Why not dilute his party’s relative voting power by a factor of one to help Trudeau advance Quebec’s interests over the other opposition parties’ objections, if and when those schisms materialize? May, yes, by all means.
"If elected Speaker, obviously one can't be party leader," May said. "Do we launch a leadership succession plan now? Do we give it six months in case there is a snap election?"
Actually, Elizabeth, I think you opened up a whole different can of worms.
For now that we know that you are very interested in becoming the Speaker, you should resign as party leader forthwith, whether or not you are “elected” to the post.
You have already made it abundantly clear that you have no wish to stay on as leader. And after yet another abysmal campaign, most Canadians can well understand why you and your party might agree on that point, sooner rather than later.
Notwithstanding May’s “historic” one-extra-seat “victory”, her party’s 6.5 per cent share of the popular vote was actually less than the 6.8 per cent it won in her first election as party leader, in 2008.
In a word, she blew it, big time.
No sense in blaming the NDP for beating the Greens back on South Vancouver Island and elsewhere. If ever there was an election served up on a platter for the Greens, it was this one.
As usual, their support dwindled during the campaign for any number of reasons.
They included not having a tangible, focused campaign that relentlessly hammered on stopping the Trans Mountain pipeline, holding Trudeau accountable for Lavscam, and insisting on proportional representation as non-negotiable “deal breakers” in supporting any minority government.
They included putting out a ridiculously costly and often economically loopy party platform, and insisting on a politically undoable 60 percent emissions reduction target by 2030 as the Greens’ price of power in a hung Parliament.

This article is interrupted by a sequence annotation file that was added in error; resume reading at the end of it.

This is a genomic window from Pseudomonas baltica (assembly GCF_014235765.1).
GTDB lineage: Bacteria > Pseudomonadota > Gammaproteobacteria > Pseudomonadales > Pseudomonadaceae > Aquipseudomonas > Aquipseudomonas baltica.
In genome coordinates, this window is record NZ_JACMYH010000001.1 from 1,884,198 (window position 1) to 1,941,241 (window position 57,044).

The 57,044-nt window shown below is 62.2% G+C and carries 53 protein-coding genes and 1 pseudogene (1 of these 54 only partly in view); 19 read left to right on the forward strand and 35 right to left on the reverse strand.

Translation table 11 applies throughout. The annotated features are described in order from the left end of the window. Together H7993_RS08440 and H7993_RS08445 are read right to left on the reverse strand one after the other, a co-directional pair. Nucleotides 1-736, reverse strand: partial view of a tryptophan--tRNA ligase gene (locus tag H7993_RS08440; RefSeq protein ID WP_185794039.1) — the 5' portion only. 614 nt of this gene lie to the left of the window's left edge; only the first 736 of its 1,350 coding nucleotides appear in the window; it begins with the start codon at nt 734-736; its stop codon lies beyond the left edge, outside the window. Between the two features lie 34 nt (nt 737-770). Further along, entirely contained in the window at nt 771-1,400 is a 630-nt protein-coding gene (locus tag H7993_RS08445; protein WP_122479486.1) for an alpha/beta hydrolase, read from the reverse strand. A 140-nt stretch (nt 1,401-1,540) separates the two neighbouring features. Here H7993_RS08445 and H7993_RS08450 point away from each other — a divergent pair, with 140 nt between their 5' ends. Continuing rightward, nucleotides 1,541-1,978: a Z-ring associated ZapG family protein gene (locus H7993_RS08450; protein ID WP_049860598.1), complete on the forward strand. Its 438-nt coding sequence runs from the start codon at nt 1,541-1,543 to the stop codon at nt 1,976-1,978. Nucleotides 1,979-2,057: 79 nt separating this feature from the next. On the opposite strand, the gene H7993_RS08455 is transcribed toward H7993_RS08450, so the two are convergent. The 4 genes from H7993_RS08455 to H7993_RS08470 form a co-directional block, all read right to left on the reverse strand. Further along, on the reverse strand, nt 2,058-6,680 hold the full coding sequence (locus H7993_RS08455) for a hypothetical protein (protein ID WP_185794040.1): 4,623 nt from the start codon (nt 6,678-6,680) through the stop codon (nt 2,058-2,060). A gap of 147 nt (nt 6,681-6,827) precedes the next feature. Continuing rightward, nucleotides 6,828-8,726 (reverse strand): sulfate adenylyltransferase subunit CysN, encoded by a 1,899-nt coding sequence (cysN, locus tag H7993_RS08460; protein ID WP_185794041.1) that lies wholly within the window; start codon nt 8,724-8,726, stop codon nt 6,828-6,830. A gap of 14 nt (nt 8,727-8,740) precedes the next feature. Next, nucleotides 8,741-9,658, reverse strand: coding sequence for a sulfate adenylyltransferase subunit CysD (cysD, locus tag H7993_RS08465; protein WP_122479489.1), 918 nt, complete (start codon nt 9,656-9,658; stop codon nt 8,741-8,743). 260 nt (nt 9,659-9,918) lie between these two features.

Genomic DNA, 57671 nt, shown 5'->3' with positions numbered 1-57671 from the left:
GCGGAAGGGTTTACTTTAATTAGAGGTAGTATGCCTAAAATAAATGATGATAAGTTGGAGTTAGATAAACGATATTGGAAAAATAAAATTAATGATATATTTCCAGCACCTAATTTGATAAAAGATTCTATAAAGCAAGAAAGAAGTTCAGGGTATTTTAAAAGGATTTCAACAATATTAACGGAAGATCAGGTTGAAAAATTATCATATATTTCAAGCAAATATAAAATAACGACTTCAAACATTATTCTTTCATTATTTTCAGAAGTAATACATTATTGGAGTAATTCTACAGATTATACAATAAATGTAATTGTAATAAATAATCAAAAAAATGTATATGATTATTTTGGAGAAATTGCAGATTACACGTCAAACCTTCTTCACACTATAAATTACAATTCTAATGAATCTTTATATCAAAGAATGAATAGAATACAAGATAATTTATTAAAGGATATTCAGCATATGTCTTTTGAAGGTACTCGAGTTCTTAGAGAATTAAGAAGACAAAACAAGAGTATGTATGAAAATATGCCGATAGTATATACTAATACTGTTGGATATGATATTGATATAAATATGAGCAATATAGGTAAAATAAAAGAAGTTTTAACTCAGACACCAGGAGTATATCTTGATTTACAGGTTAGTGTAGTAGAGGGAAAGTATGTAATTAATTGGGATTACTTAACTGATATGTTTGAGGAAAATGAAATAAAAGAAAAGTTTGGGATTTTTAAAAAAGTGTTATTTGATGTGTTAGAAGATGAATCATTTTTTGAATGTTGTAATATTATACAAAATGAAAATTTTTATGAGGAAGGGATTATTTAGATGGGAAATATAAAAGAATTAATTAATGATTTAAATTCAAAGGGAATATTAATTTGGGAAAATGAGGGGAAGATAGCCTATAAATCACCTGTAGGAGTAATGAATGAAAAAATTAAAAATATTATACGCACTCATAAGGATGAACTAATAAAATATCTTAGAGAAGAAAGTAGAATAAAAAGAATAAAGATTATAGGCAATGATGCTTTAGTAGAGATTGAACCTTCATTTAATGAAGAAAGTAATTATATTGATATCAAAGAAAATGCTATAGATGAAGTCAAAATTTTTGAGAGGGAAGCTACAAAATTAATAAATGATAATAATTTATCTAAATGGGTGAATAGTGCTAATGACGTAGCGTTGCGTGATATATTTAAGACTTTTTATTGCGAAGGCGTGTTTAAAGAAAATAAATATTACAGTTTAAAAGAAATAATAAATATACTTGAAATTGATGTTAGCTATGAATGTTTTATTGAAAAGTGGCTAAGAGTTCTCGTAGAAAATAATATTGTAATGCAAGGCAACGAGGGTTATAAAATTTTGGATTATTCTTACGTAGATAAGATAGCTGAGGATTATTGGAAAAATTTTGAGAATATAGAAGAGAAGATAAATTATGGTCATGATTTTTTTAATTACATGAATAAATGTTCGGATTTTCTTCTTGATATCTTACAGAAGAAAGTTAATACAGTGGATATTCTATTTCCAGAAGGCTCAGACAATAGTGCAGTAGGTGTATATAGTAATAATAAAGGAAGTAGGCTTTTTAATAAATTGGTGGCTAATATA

The campaign fundamentally failed to give Green target voters a compelling reason to abandon both the Liberals and the NDP and award May the “balance of responsibility”, as she put it.
Instead, what they saw was a party that had racist and separatist candidates in its midst, and a leader who was as prone as Scheer was to screwing up her responses to relatively straightforward campaign issue questions and internal party challenges.
Especially on the issue of protecting a women’s right to choose from would-be Green MPs who might not take kindly to the party whip in advancing their own pro-life values.
Though the Greens’ campaign was less amateurish than their previous electoral outings, it was still nowhere near ready for primetime, May’s stellar debate performances aside.
Organizationally, it was not at all up to snuff.
From its candidate recruitment process and its events planning and execution, to its communications capacity and its get-out-the-vote effort, the entire campaign was entirely too...Green.
May did her best, but in answer to her questions, "Do we launch a leadership succession plan now?”—yes, a thousand times, yes. Especially now, after the Speaker speculation.
“Do we give it six months in case there is a snap election?"
No, not on your life, because the chances of that happening are about as great as the Greens winning a bunch more seats anytime soon with May as their leader.
So, by all means, get on with choosing a new leader.
Elizabeth May might well make a great Speaker. Indeed, I think she would be terrific, for all the reasons she cites that would make her well-suited to the job.
Having said that, the reason I voted for her—and the reason that many other Canadians voted for her party—is because of the voice she alone stands to offer in bringing urgency to the climate crisis debate in this next Parliament.
Silencing that voice—her voice—by electing May as Speaker would be a significant loss for climate activists everywhere.
She can only be that vocal thorn in Trudeau’s side if she is free to speak her mind and use her vote to exert pressure on him and Singh alike to make climate action a priority.
For that reason, if for no other, I hope to hell that May either gives up her Speaker aspirations or that she loses out to someone less worthy when Parliament casts its ballots to pick its Speaker.